Abstract

As the field of affect recognition has progressed, many researchers have shifted from having unimodal approaches to multimodal ones. In particular, the trends in paralinguistic speech affect recognition domain have been to integrate other modalities such as facial expression, body posture, gait, and linguistic speech. Our work focuses on integrating contextual knowledge into paralinguistic speech affect recognition. We hypothesize that a framework to recognize affect through paralinguistic features of speech can improve its performance by integrating relevant contextual knowledge. This dissertation describes our research to integrate contextual knowledge into the paralinguistic affect recognition process from acoustic features of speech. We conceived, built, and tested a two-phased system called the Context-Based Paralinguistic Affect Recognition System (CxBPARS). The first phase of this system is context-free and uses the AdaBoost classifier that applies data on the acoustic pitch, jitter, shimmer, Harmonics-to-Noise Ratio (HNR), and the Noise-to-Harmonics Ratio (NHR) to make an initial judgment about the emotion most likely exhibited by the human elicitor. The second phase then adds context modeling to improve upon the context-free classifications from phase I. CxBPARS was inspired by a human subject study performed as part of this work where test subjects were asked to classify an elicitor's emotion strictly from paralinguistic sounds, and then subsequently provided with contextual information to improve their selections. CxBPARS was rigorously tested and found to, at the worst case, improve the success rate from the state-of-the-art's 42% to 53%.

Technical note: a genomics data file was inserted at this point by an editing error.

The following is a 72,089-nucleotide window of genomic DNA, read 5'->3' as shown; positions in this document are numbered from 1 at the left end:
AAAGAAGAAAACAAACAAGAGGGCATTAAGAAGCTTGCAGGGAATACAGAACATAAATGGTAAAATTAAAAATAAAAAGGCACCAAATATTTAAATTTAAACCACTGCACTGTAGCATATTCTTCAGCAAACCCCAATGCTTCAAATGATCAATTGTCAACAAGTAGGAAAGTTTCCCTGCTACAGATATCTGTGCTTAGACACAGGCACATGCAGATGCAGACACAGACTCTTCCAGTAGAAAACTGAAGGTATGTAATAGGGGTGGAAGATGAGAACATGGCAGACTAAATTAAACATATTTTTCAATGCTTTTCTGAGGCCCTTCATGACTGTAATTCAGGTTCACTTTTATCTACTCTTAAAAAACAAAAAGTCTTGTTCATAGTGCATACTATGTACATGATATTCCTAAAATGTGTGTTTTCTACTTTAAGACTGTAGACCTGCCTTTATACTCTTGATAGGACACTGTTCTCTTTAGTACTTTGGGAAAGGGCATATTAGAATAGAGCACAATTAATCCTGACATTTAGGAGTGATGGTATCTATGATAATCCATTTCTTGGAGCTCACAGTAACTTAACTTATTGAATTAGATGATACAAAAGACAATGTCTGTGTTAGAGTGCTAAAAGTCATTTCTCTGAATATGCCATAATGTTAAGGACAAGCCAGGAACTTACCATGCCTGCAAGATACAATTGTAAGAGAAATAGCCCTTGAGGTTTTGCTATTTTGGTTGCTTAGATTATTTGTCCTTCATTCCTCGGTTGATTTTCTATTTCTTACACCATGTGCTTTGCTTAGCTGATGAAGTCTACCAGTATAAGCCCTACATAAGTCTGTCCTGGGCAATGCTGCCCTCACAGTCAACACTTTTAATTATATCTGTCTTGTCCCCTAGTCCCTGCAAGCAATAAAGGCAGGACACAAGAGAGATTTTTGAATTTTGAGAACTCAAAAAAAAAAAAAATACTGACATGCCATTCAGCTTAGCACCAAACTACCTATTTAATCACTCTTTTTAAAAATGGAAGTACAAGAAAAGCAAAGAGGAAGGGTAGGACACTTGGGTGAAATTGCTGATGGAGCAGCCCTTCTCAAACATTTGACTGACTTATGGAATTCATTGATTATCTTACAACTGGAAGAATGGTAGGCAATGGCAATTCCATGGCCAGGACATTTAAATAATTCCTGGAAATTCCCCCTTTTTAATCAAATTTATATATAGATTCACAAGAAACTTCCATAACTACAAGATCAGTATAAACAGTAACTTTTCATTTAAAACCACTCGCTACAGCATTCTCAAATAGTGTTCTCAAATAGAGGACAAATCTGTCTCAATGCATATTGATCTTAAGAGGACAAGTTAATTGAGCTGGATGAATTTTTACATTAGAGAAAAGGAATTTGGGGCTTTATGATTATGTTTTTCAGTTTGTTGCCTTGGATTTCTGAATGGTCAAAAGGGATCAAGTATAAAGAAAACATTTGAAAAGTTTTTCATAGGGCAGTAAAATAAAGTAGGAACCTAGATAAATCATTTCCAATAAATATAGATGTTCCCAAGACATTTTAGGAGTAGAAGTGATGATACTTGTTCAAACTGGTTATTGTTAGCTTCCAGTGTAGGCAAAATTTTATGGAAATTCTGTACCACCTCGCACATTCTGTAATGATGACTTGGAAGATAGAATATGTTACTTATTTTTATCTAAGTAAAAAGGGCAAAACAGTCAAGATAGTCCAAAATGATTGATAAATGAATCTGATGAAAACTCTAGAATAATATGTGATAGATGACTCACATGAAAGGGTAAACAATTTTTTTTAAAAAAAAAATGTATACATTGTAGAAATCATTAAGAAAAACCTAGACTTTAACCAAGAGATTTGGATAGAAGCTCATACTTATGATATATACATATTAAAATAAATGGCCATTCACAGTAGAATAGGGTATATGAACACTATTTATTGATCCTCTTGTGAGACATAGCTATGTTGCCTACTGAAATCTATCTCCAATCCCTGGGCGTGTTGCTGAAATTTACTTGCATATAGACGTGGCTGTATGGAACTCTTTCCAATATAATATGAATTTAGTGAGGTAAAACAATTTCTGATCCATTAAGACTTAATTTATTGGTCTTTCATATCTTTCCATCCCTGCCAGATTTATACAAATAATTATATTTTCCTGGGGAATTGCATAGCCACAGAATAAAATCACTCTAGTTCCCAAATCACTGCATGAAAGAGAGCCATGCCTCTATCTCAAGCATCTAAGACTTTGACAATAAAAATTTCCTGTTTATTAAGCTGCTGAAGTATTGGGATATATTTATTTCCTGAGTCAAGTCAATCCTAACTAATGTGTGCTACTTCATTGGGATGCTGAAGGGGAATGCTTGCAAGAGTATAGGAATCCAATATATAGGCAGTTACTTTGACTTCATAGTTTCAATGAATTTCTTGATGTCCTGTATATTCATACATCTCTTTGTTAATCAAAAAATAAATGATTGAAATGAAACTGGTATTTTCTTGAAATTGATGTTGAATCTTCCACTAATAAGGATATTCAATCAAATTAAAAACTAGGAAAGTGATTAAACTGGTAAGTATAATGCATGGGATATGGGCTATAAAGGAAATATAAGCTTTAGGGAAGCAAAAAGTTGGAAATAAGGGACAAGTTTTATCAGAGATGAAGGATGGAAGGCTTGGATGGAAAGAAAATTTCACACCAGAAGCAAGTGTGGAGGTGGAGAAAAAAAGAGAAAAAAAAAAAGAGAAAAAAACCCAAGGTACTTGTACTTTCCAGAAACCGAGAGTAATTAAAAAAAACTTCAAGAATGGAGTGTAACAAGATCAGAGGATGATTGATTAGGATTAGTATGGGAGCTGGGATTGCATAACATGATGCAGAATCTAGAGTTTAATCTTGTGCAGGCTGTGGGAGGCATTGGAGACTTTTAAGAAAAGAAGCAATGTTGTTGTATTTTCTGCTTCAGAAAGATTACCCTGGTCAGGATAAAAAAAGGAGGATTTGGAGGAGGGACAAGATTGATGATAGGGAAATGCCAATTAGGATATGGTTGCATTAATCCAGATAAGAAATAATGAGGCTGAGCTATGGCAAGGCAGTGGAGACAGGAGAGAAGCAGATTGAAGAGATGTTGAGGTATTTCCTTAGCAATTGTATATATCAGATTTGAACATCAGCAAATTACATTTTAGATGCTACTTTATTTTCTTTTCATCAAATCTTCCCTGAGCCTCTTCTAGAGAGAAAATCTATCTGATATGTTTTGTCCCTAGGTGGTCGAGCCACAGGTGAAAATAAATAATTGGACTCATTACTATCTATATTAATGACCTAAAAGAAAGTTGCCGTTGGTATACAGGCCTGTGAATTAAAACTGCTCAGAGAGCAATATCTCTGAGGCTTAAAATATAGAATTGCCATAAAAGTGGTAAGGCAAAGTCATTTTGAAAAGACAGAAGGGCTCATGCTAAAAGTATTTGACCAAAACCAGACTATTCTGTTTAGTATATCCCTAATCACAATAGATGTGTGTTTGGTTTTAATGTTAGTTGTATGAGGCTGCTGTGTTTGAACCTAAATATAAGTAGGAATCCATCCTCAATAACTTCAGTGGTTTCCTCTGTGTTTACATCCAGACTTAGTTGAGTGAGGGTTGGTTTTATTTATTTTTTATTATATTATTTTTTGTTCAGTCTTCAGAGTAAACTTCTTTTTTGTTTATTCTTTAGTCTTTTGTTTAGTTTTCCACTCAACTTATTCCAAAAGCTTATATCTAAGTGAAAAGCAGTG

Notes

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Graduation Date

2019

Semester

Fall

Advisor

Gonzalez, Avelino

Degree

Doctor of Philosophy (Ph.D.)

College

College of Engineering and Computer Science

Department

Electrical and Computer Engineering

Degree Program

Computer Engineering

Format

application/pdf

Identifier

CFE0007836

URL

http://purl.fcla.edu/fcla/etd/CFE0007836

Language

English

Release Date

December 2022

Length of Campus-only Access

3 years

Access Status

Doctoral Dissertation (Campus-only Access)

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